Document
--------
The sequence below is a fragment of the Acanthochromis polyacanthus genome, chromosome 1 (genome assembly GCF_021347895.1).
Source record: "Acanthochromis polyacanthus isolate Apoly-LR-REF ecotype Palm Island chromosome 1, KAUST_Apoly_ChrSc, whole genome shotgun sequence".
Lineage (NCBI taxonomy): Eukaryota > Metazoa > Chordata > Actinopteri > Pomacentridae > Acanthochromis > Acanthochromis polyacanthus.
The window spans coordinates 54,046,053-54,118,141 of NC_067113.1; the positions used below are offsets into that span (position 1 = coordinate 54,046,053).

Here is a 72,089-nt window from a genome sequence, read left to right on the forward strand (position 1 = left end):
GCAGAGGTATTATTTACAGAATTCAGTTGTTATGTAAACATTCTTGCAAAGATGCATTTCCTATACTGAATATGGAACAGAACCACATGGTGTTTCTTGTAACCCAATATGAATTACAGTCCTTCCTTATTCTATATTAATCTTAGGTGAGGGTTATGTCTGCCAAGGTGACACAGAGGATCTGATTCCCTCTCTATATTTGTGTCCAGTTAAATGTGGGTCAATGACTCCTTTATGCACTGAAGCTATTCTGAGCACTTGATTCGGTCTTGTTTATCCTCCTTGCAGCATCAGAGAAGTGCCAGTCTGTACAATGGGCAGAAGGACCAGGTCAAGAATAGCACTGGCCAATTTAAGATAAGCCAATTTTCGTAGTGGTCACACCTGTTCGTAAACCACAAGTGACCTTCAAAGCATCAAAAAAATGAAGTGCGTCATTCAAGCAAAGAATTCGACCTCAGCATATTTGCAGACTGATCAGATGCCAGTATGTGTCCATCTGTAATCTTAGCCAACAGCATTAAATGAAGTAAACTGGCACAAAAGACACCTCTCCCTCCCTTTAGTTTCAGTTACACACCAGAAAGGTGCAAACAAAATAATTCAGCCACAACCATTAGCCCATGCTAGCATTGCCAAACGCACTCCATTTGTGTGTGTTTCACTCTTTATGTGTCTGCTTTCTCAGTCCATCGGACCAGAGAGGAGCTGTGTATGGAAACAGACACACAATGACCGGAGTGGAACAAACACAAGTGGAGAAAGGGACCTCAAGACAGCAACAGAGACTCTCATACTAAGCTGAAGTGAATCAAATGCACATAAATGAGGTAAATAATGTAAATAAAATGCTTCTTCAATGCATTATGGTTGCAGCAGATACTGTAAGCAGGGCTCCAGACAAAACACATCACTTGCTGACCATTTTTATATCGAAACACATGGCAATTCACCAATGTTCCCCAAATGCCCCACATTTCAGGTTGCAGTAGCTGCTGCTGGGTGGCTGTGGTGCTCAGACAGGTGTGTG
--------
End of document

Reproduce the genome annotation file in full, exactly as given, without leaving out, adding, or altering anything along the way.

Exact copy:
The sequence below is a fragment of the Acanthochromis polyacanthus genome, chromosome 1 (genome assembly GCF_021347895.1).
Source record: "Acanthochromis polyacanthus isolate Apoly-LR-REF ecotype Palm Island chromosome 1, KAUST_Apoly_ChrSc, whole genome shotgun sequence".
Lineage (NCBI taxonomy): Eukaryota > Metazoa > Chordata > Actinopteri > Pomacentridae > Acanthochromis > Acanthochromis polyacanthus.
The window spans coordinates 54,046,053-54,118,141 of NC_067113.1; the positions used below are offsets into that span (position 1 = coordinate 54,046,053).

Here is a 72,089-nt window from a genome sequence, read left to right on the forward strand (position 1 = left end):
GCAGAGGTATTATTTACAGAATTCAGTTGTTATGTAAACATTCTTGCAAAGATGCATTTCCTATACTGAATATGGAACAGAACCACATGGTGTTTCTTGTAACCCAATATGAATTACAGTCCTTCCTTATTCTATATTAATCTTAGGTGAGGGTTATGTCTGCCAAGGTGACACAGAGGATCTGATTCCCTCTCTATATTTGTGTCCAGTTAAATGTGGGTCAATGACTCCTTTATGCACTGAAGCTATTCTGAGCACTTGATTCGGTCTTGTTTATCCTCCTTGCAGCATCAGAGAAGTGCCAGTCTGTACAATGGGCAGAAGGACCAGGTCAAGAATAGCACTGGCCAATTTAAGATAAGCCAATTTTCGTAGTGGTCACACCTGTTCGTAAACCACAAGTGACCTTCAAAGCATCAAAAAAATGAAGTGCGTCATTCAAGCAAAGAATTCGACCTCAGCATATTTGCAGACTGATCAGATGCCAGTATGTGTCCATCTGTAATCTTAGCCAACAGCATTAAATGAAGTAAACTGGCACAAAAGACACCTCTCCCTCCCTTTAGTTTCAGTTACACACCAGAAAGGTGCAAACAAAATAATTCAGCCACAACCATTAGCCCATGCTAGCATTGCCAAACGCACTCCATTTGTGTGTGTTTCACTCTTTATGTGTCTGCTTTCTCAGTCCATCGGACCAGAGAGGAGCTGTGTATGGAAACAGACACACAATGACCGGAGTGGAACAAACACAAGTGGAGAAAGGGACCTCAAGACAGCAACAGAGACTCTCATACTAAGCTGAAGTGAATCAAATGCACATAAATGAGGTAAATAATGTAAATAAAATGCTTCTTCAATGCATTATGGTTGCAGCAGATACTGTAAGCAGGGCTCCAGACAAAACACATCACTTGCTGACCATTTTTATATCGAAACACATGGCAATTCACCAATGTTCCCCAAATGCCCCACATTTCAGGTTGCAGTAGCTGCTGCTGGGTGGCTGTGGTGCTCAGACAGGTGTGTG